Distribution of CTSK+PSCs in resting and mobilized periosteum. (A) CD200 and CD105 showed a high expression in the mobilized periosteum. Nine specimens (n = 9) were stained and seven displayed similar results as above (7/9). (B) CD200 and CD105 expression were low in the resting periosteum. Eight specimens (n = 8) were stained and seven displayed similar results as above (7/8). (C-E) The positive rate of (C) CD200+CD105, (D) CD200+CD105+, and (E) CD200CD105+ cells in the mobilized and resting periosteum under 400 times magnification. The t-test was used to analyze the statistical difference, and a P value < 0.05 represented a statistically significant difference (* represents P < 0.05 versus control; ** represents P < 0.01 versus control; and *** represents P < 0.001 versus control). Scale bar = 50 µm.
Characterization of CTSK+ PSCs
Next, we performed cell biological characterization of CTSK+ PSCs. We collected orbital bone samples from orbital repair surgery. As shown in Figure 5, the orbital bone is a thin layer of cortical bone with certain light transmittance, whereas the periosteum is an extremely thin layer of fibrous membrane attached to the surface of the orbital bone (see Fig. 5A), rich in collagen fibers, with low cell content. Cells were mainly distributed on the junction surface of the periosteum and orbital bone (see Fig. 5D). 
Figure 5.
 
Characterization of periosteum tissue and CTSK+PSCs. (A) Bone fragments and periosteum obtained from orbital repair surgery. (B) Morphological observation of CTSK+ PSCs with typical MSC morphology. (C) Alizarin Red, Oil Red, and Alcian Blue Staining of CTSK+ PSCs. (D) H&E staining of orbital periosteum (from the same sample with Fig. 4B). (E) Flow cytometric characterization and gating strategy of CTSK+ PSCs including CD200/CD105, (F) CD49f/CD51, (G) CD29, (H) CD31, (I) CD34, (J) CD45, (K) CD90, and (L) CD146. Scale bar = 50 µm.
Figure 5.
 
Characterization of periosteum tissue and CTSK+PSCs. (A) Bone fragments and periosteum obtained from orbital repair surgery. (B) Morphological observation of CTSK+ PSCs with typical MSC morphology. (C) Alizarin Red, Oil Red, and Alcian Blue Staining of CTSK+ PSCs. (D) H&E staining of orbital periosteum (from the same sample with Fig. 4B). (E) Flow cytometric characterization and gating strategy of CTSK+ PSCs including CD200/CD105, (F) CD49f/CD51, (G) CD29, (H) CD31, (I) CD34, (J) CD45, (K) CD90, and (L) CD146. Scale bar = 50 µm.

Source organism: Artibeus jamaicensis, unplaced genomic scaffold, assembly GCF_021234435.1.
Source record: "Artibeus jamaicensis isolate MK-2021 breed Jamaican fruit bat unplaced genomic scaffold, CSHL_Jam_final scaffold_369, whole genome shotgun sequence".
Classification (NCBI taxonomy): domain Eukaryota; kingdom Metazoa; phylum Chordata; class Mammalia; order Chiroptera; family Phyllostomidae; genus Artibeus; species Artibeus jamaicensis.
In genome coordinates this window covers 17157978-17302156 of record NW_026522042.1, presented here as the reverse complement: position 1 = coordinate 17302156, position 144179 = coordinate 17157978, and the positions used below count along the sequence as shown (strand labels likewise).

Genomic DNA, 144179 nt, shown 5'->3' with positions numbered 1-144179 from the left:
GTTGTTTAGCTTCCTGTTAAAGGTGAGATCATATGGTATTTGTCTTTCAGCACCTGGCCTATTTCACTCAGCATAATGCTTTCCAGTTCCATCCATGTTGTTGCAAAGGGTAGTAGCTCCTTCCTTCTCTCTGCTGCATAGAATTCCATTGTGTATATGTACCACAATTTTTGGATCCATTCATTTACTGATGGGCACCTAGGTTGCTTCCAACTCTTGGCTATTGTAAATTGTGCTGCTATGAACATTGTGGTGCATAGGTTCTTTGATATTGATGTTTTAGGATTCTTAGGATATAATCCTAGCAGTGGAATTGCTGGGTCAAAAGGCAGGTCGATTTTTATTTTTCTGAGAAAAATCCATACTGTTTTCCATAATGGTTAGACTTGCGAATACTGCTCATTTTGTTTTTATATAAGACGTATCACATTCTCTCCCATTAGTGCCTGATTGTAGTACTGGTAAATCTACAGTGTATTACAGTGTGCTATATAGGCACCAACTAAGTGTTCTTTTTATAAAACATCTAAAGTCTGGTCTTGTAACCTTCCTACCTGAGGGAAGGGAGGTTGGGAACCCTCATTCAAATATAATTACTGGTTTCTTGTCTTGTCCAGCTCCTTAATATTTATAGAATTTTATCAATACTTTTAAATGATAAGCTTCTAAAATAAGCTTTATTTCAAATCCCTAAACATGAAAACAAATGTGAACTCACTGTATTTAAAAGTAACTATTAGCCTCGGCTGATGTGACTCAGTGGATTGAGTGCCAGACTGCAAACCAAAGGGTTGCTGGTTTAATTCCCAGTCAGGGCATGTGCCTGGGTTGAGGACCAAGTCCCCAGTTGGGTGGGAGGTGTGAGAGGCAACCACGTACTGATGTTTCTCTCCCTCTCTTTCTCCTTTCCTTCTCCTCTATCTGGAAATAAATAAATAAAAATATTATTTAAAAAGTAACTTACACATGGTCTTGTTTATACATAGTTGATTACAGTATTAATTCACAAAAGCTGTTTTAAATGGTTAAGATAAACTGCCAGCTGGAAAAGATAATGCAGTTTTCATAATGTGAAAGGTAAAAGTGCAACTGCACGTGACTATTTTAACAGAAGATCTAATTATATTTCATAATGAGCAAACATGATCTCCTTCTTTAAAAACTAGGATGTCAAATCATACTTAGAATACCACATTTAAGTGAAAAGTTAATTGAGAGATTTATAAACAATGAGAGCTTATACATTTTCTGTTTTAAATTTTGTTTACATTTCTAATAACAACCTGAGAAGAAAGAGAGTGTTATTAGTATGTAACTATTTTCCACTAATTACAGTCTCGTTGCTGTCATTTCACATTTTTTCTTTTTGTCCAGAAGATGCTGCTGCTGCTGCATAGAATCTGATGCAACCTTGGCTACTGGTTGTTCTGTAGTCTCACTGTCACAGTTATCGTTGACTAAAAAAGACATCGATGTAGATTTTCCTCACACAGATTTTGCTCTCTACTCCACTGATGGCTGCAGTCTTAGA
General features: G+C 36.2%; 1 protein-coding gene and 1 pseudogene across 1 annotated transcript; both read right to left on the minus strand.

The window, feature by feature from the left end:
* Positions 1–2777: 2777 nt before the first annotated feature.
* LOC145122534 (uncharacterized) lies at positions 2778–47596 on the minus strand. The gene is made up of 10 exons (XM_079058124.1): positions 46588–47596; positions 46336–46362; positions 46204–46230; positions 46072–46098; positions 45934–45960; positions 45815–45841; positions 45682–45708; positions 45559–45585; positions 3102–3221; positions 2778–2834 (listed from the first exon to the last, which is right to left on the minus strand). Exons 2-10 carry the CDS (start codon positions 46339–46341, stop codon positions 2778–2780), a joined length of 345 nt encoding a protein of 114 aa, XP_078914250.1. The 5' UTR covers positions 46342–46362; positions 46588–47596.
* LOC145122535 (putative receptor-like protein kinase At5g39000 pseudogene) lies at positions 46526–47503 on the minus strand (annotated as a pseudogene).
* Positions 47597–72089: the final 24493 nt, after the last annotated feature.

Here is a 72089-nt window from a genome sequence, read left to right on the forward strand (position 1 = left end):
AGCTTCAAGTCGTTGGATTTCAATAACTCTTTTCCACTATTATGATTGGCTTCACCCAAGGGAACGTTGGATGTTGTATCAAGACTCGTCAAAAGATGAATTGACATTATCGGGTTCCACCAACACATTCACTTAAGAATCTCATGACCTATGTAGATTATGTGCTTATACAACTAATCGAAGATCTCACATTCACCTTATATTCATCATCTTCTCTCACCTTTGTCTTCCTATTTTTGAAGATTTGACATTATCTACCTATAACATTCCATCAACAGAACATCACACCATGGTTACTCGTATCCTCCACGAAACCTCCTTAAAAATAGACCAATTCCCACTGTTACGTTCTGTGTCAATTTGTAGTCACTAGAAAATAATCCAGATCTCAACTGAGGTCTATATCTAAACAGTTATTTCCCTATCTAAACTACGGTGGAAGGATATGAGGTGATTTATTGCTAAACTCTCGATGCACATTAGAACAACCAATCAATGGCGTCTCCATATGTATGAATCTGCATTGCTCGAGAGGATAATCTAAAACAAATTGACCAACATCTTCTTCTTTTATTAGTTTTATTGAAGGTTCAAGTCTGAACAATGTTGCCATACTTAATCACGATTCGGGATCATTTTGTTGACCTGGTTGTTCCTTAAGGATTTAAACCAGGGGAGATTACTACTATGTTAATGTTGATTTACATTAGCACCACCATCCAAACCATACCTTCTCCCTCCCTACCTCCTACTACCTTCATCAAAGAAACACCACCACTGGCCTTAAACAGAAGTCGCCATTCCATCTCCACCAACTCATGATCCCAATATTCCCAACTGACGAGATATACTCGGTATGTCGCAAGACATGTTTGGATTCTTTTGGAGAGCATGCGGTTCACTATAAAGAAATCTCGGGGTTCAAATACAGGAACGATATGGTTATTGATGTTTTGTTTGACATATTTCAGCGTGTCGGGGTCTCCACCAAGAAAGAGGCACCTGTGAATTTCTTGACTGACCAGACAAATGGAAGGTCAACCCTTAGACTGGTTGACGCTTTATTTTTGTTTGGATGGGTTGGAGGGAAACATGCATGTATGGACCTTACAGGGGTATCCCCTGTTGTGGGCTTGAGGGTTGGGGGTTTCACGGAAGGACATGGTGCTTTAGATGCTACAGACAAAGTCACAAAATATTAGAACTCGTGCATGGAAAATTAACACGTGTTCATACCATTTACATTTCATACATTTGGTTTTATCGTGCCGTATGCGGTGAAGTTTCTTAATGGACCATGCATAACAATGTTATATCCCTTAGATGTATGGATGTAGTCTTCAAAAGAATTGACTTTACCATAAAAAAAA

Subsequently, we isolated primary periosteal cells from the orbital periosteum. To determine the exact composition of isolated periosteal cells, we used flow cytometry to characterize the surface markers of periosteal cells (see Figs. 5E–L). The results showed that 80.73% of the cells were CD200+ whereas 29.89% of the cells were CD105+, which was in line with our definition of CTSK+ PSCs and progenitors mentioned above, indicating that most of the extracted periosteal cells were CTSK+ PSCs and progenitors. At the same time, we found no positive expression of CD31, CD34, and CD45. This result further confirmed the results in Figures 3 and 4. Under the light microscope, the CTSK+ PSCs appeared with a long spindle shape (see Fig. 5B), a typical mesoderm-derived cell morphology. This is consistent with the results reported in previous studies, and it suggests that CTSK+ PSCs belong to a subpopulation of mesenchymal stem cells (MSCs). The multidirectional differentiation results further showed that CTSK+ PSCs could exert osteogenic, adipogenic, and chondrogenic differentiation (see Fig. 5C), proposing that they have mesodermal capabilities. The CTSK+ cells isolated from orbital bone periosteum appear to have multipotency relative to mesodermal cell fates. 
RNA Sequencing of CTSK+ PSCs and BMSCs
BMSCs have been regarded as the pivotal stem cell in orbital bone repair according to the classical hypothesis for a long time. We suggest a potential bone regenerative role of CTSK+ cells similar to those described by Debnath et al.38 The difference in transcriptomic characteristics between these two types of stem cells needs to be further explored. In this study, we extracted CTSK+ PSCs and BMSCs for transcriptomic analysis, finding that 14,545 genes were detected, including 3613 differential genes (1542 genes were upregulated in CTSK+ PSCs, whereas 2071 genes were downregulated; Figs. 6A, 6B), indicating significant differences between the two cells. Then, we analyzed the different feature genes of PSCs and BMSCs according to the work of Debnath et al.38 and found similar transcriptional features between human derived and mouse derived PSCs (Fig. 6C), indicating the cells we isolated truly represent a PSC-like population. 
Figure 6.
 
Transcriptomic analysis of CTSK+PSCs and BMSCs. (A) Gene expression heat map showing the number and distribution of differential genes between CTSK+PSCs and BMSCs. (B) Gene expression volcano plot showing the distribution of differential genes and the actual degree of difference. (C) Heatmap of gene expression in PSCs and non-CTSK BMSCs. (D) Overall GO enrichment analysis of differential genes. (E) GO functional clustering of upregulated genes in CTSK+ PSCs. (F) GO functional clustering of downregulated genes in CTSK+ PSCs. (G) Overall KEGG enrichment analysis of differential genes. (H) Bubble plot showing KEGG pathway enrichment of differential genes.